The US Department of Justice ( DoJ) announced that Privatbank IHAG Zürich AG (IHAG) reached a solution in the tax dispute with the US under the so-called US Tax Program. IHAG signed a Non-Prosecution Agreement and will pay a penalty of more than $7m.

‘Through the information provided by IHAG and other Swiss banks in the Program, the department has unraveled the various schemes and identified the foreign jurisdictions used by US taxpayers to conceal their foreign accounts’, said Acting Assistant Attorney General Caroline D. Ciraolo of the Justice Department’s Tax Division in the DoJ statement.

IHAG intentionally opened and maintained accounts that were undeclared with the knowledge that, by doing so, IHAG was helping these U.S. taxpayers violate their legal duties.

As a misconduct example the DoJ mentioned that in order to assist its US clients in concealing their assets from the IRS and evading US taxes ‘IHAG personnel – with the assistance of an unaffiliated fiduciary services firm in Zurich and with the knowledge and approval of bank management – moved assets from the two foundation accounts to an unaffiliated bank in Hong Kong. The funds then returned to IHAG under the name of a Singapore entity wholly owned by IHAG’s parent company, IHAG Holding, so that the accounts would bear no trace of the US persons’ beneficial interest in the assets held in the accounts. The multi-step scheme also involved an entity in Hong Kong in which IHAG Holding owned a minority interest’. This scheme enabled the assets to be stripped of any indicia of US ownership.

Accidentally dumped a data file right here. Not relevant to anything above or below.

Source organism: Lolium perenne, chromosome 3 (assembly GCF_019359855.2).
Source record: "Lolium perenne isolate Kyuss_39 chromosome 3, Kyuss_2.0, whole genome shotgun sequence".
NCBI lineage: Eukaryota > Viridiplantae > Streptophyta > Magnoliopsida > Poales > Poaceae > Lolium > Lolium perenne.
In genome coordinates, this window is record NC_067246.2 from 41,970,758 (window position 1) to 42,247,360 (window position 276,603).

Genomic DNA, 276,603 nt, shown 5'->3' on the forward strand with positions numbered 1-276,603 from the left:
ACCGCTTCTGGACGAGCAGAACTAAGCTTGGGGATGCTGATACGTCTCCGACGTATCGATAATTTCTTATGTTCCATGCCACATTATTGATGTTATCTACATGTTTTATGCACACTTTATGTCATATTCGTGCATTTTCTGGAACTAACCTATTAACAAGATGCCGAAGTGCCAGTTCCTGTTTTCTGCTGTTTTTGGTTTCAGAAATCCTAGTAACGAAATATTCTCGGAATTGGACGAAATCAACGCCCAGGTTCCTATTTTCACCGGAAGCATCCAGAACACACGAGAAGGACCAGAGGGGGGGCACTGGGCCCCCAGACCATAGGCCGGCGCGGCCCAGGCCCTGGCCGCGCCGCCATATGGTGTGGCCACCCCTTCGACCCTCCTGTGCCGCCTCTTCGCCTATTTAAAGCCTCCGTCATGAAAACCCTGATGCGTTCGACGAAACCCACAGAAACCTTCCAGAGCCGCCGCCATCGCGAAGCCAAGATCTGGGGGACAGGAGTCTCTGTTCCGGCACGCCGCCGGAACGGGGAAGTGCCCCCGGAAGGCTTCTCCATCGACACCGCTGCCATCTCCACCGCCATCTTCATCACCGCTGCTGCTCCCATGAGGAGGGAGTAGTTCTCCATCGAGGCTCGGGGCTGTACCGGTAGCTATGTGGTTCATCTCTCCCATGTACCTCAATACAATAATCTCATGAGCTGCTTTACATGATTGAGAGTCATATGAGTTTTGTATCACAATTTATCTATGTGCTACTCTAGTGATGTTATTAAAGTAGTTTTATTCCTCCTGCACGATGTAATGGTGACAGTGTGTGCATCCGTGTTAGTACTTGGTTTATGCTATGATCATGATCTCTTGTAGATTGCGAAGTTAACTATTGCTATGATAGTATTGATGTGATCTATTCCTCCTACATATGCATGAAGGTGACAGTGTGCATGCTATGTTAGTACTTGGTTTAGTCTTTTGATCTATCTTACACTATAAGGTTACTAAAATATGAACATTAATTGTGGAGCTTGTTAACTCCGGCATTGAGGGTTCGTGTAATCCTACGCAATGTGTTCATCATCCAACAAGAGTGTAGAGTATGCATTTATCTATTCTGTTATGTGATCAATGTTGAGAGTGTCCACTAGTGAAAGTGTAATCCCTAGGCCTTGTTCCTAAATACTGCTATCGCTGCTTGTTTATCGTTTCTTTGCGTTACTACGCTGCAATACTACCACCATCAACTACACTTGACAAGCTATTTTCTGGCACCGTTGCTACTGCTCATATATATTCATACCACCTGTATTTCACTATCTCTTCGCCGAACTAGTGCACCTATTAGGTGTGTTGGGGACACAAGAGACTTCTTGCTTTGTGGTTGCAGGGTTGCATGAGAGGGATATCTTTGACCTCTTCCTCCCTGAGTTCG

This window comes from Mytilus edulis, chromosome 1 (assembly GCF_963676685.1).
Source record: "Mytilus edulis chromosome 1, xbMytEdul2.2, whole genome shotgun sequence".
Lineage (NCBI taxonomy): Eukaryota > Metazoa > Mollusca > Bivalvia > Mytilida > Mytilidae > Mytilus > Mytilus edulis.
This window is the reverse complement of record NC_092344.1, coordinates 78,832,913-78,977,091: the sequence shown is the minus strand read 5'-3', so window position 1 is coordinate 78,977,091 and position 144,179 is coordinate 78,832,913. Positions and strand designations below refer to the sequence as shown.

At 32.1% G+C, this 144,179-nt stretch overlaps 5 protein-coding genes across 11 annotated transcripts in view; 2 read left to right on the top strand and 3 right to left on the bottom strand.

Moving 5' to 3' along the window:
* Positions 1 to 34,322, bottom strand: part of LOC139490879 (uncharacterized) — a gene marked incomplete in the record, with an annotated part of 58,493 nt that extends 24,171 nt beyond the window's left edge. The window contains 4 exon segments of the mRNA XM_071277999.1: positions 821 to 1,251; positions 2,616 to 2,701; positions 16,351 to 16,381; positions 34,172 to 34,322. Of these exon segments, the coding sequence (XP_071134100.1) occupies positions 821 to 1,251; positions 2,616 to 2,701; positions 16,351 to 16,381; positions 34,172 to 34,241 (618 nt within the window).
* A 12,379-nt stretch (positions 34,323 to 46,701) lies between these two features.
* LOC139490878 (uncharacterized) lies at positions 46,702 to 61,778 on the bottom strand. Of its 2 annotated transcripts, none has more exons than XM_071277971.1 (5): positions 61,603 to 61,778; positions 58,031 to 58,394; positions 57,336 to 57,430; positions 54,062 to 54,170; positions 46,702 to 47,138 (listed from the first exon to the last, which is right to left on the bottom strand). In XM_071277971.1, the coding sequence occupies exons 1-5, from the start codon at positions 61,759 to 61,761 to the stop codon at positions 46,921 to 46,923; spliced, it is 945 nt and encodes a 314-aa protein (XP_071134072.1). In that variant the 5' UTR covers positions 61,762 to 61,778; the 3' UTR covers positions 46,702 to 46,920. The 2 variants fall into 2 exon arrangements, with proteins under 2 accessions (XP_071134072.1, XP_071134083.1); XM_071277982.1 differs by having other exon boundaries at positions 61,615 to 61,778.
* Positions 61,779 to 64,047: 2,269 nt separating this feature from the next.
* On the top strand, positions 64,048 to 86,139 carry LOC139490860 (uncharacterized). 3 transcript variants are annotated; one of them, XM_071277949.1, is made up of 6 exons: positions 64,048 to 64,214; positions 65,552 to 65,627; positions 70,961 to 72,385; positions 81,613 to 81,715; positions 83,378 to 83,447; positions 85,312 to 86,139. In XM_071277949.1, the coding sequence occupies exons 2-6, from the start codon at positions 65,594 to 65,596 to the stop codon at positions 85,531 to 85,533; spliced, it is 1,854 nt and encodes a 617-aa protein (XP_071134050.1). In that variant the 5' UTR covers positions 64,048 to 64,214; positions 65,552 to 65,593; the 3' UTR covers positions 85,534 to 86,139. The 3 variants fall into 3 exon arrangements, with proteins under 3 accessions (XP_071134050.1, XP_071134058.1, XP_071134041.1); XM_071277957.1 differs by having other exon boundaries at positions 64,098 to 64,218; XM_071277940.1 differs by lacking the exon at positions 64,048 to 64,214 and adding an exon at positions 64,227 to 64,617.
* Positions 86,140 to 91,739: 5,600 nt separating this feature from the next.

IHAG also assisted clients in establishing foundations. In this case, the US persons who were the beneficial owners of the foundation accounts were properly identified as beneficial owners of the foundations on certain forms pursuant to Swiss know-your-customer rules. However, the foundations were identified as the beneficial owner on IRS Forms W-8BEN.

In IHAG’s NPA we learn that since August, 2008, the bank held a total of 182 US-related accounts with a high value of approximately $791m. IHAG will pay a penalty of $7.453m.